Islet transplantation has become established as a successful treatment for type 1 diabetes complicated by recurrent severe hypoglycemia. In the UK access has been limited to a few centrally located units. Our goal was to validate a quality-assured system for safe/effective transport of human islets in the UK and to successfully undertake the first transplants with transported islets. Pancreases were retrieved from deceased donors in the north of England and transported to King's College London using two-layer method (TLM) or University of Wisconsin solution alone. Islets were isolated and transported back to Newcastle in standard blood transfusion or gas-permeable bags with detailed evaluation pre- and posttransport. In the preclinical phase, islets were isolated from 10 pancreases with mean yield of 258,000 islet equivalents. No significant differences were seen between TLM and University of Wisconsin solution organ preservation. A significant loss of integrity was demonstrated in islets shipped in gas-permeable bags, whereas sterility, number, purity, and viability were maintained in blood transfusion bags. Maintenance of secretory granules and glucose-stimulated insulin secretion was confirmed following transport. A Standard Operating Procedure enabling final pretransplant quality control from a simple side-arm sample was validated. Moreover, levels of insulin and cytokines in transport medium were low, enabling transplant without centrifugation/resuspension at the recipient site. Six clinical transplants of transported islets were undertaken in five recipients with 100% primary graft function and resolution of severe hypoglycemia. Safe and clinically effective islet transport has been established facilitating sustainable NHS funding of a clinical islet transplant program for the UK.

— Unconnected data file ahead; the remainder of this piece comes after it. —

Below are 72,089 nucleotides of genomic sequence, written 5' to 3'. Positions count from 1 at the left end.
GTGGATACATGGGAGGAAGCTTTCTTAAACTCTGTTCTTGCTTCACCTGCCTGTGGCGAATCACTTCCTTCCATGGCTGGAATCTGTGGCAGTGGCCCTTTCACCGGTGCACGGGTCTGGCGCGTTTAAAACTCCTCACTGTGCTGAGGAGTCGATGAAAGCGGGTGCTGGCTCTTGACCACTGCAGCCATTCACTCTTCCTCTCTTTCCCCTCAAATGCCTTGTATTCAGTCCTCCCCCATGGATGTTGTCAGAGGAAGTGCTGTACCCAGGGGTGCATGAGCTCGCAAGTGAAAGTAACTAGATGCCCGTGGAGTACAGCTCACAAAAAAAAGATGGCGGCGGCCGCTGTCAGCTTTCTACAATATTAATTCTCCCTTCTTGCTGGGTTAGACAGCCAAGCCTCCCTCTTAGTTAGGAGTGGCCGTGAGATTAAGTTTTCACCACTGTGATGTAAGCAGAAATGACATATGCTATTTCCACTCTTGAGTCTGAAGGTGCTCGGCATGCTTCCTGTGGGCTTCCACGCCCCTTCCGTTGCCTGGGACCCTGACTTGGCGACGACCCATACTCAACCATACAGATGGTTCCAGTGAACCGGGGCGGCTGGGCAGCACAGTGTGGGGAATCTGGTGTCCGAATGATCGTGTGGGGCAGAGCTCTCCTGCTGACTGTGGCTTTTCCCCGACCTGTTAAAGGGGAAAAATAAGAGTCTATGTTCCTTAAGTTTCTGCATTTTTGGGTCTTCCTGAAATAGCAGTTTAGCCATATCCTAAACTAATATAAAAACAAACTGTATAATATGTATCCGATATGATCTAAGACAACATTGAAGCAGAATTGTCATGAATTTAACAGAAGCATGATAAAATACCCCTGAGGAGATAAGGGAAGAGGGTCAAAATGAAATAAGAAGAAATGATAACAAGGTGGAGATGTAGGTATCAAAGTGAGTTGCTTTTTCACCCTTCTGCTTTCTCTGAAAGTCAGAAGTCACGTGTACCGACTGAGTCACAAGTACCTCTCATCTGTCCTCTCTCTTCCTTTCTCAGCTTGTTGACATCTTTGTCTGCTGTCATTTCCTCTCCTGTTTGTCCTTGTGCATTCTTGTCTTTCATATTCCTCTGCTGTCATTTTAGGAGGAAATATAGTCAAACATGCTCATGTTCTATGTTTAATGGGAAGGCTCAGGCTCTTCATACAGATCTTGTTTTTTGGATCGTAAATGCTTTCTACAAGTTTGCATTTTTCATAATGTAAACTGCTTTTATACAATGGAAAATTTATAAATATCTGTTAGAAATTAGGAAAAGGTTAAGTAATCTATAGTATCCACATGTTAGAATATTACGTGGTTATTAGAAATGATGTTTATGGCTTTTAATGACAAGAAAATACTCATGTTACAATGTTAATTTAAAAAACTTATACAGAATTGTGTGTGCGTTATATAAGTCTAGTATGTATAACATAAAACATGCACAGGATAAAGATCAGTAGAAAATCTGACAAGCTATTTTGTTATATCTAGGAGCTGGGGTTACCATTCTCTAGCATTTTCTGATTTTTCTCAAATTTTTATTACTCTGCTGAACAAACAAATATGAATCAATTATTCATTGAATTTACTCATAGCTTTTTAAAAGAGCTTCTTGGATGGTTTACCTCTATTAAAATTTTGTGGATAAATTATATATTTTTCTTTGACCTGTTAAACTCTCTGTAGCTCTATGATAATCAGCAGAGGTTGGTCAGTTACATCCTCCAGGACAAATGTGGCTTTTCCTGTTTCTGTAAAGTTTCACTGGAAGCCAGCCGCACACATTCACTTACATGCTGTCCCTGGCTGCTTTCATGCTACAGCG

Aldibbiat, A. M., Huang, G. C., Zhao, M., Holliman, G., Ferguson, L., Hughes, S., Brigham, K., Wardle, J., Williams, R., Dickinson, A., White, S. A., Johnson, P., Manas, D. M., Amiel, S., & Shaw, J. A. M. (2012). Validation of islet transport from a geographically distant isolation center enabling equitable access and National Health Service funding of a clinical islet transplant program for England. cell medicine, 2(3), 97-104. https://doi.org/10.3727/215517911X617905